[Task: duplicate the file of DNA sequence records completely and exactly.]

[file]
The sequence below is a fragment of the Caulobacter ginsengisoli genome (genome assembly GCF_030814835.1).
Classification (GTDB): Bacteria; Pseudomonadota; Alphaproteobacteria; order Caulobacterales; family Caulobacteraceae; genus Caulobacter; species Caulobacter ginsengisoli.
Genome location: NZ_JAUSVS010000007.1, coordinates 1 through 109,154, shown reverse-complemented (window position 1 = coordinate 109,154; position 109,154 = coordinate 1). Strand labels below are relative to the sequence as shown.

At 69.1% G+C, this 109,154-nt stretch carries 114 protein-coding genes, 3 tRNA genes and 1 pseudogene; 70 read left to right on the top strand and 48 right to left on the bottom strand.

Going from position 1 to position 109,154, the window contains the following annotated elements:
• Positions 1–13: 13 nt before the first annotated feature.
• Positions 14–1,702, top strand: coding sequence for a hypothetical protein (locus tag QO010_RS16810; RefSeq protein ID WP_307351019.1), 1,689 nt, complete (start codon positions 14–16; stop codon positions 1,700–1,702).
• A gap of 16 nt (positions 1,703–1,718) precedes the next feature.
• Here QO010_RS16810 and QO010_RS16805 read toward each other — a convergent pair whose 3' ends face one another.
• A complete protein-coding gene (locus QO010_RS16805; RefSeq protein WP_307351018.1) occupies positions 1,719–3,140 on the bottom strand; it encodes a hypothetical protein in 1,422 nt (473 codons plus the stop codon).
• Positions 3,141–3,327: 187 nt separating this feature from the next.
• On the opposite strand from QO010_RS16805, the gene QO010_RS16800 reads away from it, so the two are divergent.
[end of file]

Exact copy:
The sequence below is a fragment of the Caulobacter ginsengisoli genome (genome assembly GCF_030814835.1).
Classification (GTDB): Bacteria; Pseudomonadota; Alphaproteobacteria; order Caulobacterales; family Caulobacteraceae; genus Caulobacter; species Caulobacter ginsengisoli.
Genome location: NZ_JAUSVS010000007.1, coordinates 1 through 109,154, shown reverse-complemented (window position 1 = coordinate 109,154; position 109,154 = coordinate 1). Strand labels below are relative to the sequence as shown.

At 69.1% G+C, this 109,154-nt stretch carries 114 protein-coding genes, 3 tRNA genes and 1 pseudogene; 70 read left to right on the top strand and 48 right to left on the bottom strand.

Going from position 1 to position 109,154, the window contains the following annotated elements:
• Positions 1–13: 13 nt before the first annotated feature.
• Positions 14–1,702, top strand: coding sequence for a hypothetical protein (locus tag QO010_RS16810; RefSeq protein ID WP_307351019.1), 1,689 nt, complete (start codon positions 14–16; stop codon positions 1,700–1,702).
• A gap of 16 nt (positions 1,703–1,718) precedes the next feature.
• Here QO010_RS16810 and QO010_RS16805 read toward each other — a convergent pair whose 3' ends face one another.
• A complete protein-coding gene (locus QO010_RS16805; RefSeq protein WP_307351018.1) occupies positions 1,719–3,140 on the bottom strand; it encodes a hypothetical protein in 1,422 nt (473 codons plus the stop codon).
• Positions 3,141–3,327: 187 nt separating this feature from the next.
• On the opposite strand from QO010_RS16805, the gene QO010_RS16800 reads away from it, so the two are divergent.